Looking over the deck from a more strategic perspective, it was hard to get a grasp on what was going on at first. Knowing that Grayson and I don’t often build the same kinds of decks, but having already flirted with a five-color cycling deck, I tried to look at what his deck was setting out to do and if I thought it was viable. The cycling theme dominates, but until I play with or against it, I can’t be sure if it will mean the deck plays the same every game or if certain spells will present themselves as removable.

Almost a third of Grayson’s deck can cycle—and if he includes Compulsion, everything can cycle. As such, having Drake Haven, Chasm Skulker, and Spirit Cairn around to generate tokens is a very sound strategy. Token creation can be an underappreciated part of Magic for those who haven’t yet felt the power of it, making a card generate more value than just the single card. By extension, this stalls up the board while allowing the pilot time to dig for the two big win conditions of the deck: Approach of the Second Sun and Psychosis Crawler.

Evened Out

The flashy part of this deck is that at any moment you could be gaining advantage by cheating in something as big as Void Winnower or surprise Magister Sphinx. Plenty of the odd converted mana cost cards provide value, but not every spell can be cast with Yennett and even converted mana costs are pretty much unavoidable. What I like is that Grayson has put spells that act as rattlesnakes into those slots, so even when revealed, they are foreboding.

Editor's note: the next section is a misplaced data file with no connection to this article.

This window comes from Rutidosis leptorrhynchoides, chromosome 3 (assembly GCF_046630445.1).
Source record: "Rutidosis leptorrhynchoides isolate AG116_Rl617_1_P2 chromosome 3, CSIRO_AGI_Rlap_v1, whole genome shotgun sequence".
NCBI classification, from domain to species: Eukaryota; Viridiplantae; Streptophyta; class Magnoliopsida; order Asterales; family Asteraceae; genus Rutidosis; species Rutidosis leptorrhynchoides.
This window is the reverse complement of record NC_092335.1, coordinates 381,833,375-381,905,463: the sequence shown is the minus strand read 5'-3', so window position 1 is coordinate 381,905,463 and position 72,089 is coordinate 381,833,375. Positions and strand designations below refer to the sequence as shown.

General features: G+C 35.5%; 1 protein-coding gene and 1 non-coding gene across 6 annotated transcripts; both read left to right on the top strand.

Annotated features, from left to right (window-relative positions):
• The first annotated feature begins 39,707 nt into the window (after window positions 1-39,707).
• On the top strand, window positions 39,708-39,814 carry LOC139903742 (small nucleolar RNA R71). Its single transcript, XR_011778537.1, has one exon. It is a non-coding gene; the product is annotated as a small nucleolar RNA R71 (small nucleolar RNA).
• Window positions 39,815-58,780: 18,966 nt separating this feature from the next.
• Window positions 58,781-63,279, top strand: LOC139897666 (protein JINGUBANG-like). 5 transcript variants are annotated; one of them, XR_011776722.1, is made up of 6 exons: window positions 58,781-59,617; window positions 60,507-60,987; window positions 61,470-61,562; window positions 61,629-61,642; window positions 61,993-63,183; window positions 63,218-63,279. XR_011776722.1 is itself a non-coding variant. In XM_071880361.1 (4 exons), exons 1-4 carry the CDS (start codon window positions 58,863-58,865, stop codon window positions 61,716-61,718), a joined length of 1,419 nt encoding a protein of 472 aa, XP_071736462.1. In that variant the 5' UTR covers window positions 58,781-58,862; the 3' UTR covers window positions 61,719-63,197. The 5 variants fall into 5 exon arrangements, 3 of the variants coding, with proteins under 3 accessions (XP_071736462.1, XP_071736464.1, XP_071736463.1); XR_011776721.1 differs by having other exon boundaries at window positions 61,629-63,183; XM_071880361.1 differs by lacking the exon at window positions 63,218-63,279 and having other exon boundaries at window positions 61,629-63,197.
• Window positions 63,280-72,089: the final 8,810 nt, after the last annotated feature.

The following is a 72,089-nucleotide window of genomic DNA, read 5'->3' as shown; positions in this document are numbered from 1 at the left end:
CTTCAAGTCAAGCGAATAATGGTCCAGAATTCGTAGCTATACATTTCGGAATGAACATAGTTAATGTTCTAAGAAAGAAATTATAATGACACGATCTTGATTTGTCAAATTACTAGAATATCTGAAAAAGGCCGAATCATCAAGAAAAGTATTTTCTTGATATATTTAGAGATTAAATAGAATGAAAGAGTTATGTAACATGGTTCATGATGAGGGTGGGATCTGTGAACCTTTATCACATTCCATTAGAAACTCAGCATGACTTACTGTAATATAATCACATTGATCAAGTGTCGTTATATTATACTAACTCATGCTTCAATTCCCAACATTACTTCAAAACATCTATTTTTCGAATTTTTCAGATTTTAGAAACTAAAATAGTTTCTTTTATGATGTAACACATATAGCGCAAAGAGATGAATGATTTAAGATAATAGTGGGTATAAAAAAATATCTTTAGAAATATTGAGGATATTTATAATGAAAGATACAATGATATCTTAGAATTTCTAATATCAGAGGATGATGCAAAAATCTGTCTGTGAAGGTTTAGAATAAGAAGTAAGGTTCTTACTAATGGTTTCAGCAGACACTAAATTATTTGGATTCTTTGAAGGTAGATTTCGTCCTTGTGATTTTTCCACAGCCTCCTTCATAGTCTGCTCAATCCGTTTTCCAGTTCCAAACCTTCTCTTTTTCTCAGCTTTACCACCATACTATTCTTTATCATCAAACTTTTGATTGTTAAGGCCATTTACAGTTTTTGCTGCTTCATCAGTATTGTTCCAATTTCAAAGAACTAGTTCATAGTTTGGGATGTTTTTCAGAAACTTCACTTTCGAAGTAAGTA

I like having Dimir Infiltrator and Muddle the Mixture to transmute for Fluctuator, which drives this deck. Cast Out and Decree of Justice foreshadow problematic combat math for an opponent. And revealing Decree of Pain means that your opponents have to look at your available mana—you should have five already—and question if attacking you is really worth it. The nice thing is that once we’re using Psychosis Crawler, the draw trigger will have value, sometimes over getting spells cast anyway since so many cards have natural cycling.